I’ll share two examples, the first being the concept of justice. To me, Justice is what I deem a weasel word. It’s a word we commonly use, but it means different things to different people. To me, it’s a euphemism for vengeance by proxy, but for others, it transcends that and mirrors some impartial dispensation of just desert—some good old-fashioned law and order.

[Justice is] a euphemism for vengeance by proxy

Without getting stuck down some rabbit hole, my point is that if we aggregate these beliefs, the asymptotic curve represents an average consensus vantage rather than something as obvious as 2 plus 2 equals 4. On this note, allow me to clear the air.

Some viewers might be clamouring to say, “but 2 plus 2 equals four is true.” But this is tautologically true, which is to say that it’s true by definition. It’s a similar tautology to saying that it’s true that snow is white, or coal is black. We’ve already defined snow, white, coal, and black, so these may be facts, but they are true by definition.

Revisiting the chart, notice that there are two curves in the space. In this case, I illustrate competing truth claims from the perspective of an omniscient narrator. The case is whether the earth is an oblate spheroid or is flat. I am going to go out on a limb and assert the earth is spherical, as represented by the top blue curve—and we have some margin of error as to what that might mean. The bottom red curve depicts the perceived truth of the flat earthers, who also have some room for semantic error.

Given that I am presuming that I am in the right adopting the majority position—please be right—, the blue curve is closer to Reality than the red curve. Of course, in the event that the earth is really flat, then it proves my point that we don’t know where we are relative to truth, so we assume that the state of knowledge at any given time is what’s real.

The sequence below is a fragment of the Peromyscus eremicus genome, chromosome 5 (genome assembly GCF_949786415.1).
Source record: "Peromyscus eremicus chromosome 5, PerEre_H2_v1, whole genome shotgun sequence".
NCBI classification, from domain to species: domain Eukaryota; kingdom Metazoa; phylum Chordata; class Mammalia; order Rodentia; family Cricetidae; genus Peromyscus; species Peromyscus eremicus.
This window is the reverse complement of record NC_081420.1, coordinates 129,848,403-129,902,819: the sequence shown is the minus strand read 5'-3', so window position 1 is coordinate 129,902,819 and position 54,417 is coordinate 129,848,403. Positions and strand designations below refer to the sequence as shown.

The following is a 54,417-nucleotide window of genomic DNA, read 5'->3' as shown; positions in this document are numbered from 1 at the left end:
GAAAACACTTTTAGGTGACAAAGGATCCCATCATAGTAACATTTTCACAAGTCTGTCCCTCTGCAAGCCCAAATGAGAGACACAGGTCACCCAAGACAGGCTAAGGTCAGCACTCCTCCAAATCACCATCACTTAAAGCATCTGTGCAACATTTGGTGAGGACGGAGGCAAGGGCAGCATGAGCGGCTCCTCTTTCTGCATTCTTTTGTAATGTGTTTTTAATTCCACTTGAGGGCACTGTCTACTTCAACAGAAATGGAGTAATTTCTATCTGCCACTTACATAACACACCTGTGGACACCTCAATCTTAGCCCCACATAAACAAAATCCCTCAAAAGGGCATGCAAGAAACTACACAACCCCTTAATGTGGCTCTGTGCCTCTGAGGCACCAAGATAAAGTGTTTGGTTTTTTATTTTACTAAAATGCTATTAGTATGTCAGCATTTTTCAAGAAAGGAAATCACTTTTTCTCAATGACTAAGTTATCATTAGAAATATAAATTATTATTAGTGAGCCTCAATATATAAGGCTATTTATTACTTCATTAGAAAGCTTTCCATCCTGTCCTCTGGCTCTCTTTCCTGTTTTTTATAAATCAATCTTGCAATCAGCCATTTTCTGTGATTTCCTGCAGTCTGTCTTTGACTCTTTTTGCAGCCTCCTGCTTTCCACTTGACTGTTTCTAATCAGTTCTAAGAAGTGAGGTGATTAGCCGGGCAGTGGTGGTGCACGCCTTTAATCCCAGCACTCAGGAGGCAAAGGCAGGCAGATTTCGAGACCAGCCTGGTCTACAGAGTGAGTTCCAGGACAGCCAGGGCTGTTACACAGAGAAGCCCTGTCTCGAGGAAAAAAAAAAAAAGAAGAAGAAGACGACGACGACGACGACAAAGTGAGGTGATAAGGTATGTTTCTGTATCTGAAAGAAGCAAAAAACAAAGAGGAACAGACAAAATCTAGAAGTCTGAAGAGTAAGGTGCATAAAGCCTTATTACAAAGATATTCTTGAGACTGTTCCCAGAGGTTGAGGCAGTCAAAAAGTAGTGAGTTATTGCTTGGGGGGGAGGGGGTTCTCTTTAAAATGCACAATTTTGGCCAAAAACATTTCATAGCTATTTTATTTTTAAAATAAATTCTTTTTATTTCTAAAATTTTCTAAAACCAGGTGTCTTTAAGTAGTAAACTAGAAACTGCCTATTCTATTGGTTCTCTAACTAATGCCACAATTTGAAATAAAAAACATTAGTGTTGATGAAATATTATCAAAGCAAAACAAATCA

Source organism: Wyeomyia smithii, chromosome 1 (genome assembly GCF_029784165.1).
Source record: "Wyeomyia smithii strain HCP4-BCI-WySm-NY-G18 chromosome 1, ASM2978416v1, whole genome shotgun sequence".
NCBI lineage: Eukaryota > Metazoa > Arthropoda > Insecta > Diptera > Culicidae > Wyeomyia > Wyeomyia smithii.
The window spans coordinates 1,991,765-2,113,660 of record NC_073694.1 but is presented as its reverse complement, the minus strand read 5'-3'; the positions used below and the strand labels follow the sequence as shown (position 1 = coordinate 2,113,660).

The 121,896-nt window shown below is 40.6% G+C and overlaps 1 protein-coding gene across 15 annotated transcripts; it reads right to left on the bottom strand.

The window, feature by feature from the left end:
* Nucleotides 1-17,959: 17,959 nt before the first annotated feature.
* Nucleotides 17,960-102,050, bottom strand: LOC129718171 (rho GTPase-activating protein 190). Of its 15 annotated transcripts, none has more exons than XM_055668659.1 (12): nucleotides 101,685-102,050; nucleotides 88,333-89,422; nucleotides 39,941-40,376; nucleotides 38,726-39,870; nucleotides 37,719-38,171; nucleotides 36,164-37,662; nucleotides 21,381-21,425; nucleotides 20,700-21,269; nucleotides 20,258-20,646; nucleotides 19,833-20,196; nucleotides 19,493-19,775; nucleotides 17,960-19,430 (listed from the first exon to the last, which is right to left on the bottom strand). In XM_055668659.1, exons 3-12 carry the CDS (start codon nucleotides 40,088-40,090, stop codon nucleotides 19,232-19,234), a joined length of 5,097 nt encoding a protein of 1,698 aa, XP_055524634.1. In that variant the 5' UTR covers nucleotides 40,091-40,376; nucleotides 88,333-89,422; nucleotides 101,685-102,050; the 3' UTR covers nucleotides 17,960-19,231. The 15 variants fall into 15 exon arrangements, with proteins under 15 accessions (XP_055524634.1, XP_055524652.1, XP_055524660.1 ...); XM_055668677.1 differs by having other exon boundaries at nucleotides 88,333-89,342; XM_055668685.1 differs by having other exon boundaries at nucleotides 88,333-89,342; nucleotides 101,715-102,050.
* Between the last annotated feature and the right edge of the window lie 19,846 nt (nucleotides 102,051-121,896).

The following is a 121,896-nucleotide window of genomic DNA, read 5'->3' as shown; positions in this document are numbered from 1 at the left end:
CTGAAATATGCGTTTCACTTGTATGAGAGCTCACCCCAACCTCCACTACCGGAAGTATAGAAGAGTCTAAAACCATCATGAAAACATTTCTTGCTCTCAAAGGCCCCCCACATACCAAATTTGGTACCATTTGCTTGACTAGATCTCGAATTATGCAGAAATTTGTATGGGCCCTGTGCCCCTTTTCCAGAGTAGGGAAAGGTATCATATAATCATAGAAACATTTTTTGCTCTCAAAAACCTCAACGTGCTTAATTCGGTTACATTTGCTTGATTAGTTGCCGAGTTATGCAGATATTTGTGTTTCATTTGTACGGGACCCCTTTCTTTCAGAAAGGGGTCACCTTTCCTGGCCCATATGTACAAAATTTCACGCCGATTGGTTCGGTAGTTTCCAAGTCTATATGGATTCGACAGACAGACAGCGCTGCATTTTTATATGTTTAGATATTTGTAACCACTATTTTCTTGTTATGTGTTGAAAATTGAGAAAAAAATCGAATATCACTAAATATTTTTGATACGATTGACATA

Again, forgive my fanciful examples. Please don’t tell me that this spheroid versus planer earth is tautological too because you’d be correct, but I am already aware. They are just nonsensical illustrations. Nonetheless, I hope they’ve served to express a point.

I could have as well created curves that depicted two cohorts’ beliefs on the efficacy of tarot or astrology in predicting the future. I am sure that it might render somewhat like the last chart, but I’d also presume that both curves would have very low truth values as seen from an objective observer. Secretly, I hope tarot wins the truth battle.

Before I end our time together, I’d like to convey that for an Analytic Idealist, these charts might be more acceptable at face value. For a Realist, Naïve or otherwise, they may argue that this curve is not asymptotic and may in fact reach some tangency. I don’t happen to believe this is the case or I wouldn’t have spent my time assembling and presenting this. Time will tell. Or will it?

The Truth about Truth (Fourth Amend)

Please note that this content has been subsumed into the originating article: The Truth about Truth.

This is a response to this comment by Landzek from The Philosophical Hack regarding the notion of intended truth in communication, the fourth amendment in a series of posts extending the concept commenced in The Truth about Truth.

Extending the simple asymptotic function from the first amend, we might see (in Graph 4a) a slight variation in interpretation due to the insufficiencies of language—providing us with a close enough for the government approximation to some shared perception. People in this group will tend to agree on some perception, say, that the earth is spherical.* The average distance from perception to reality is the same for all in-group members, give or take some small variance that I’ll dismiss as an insignificant rounding error.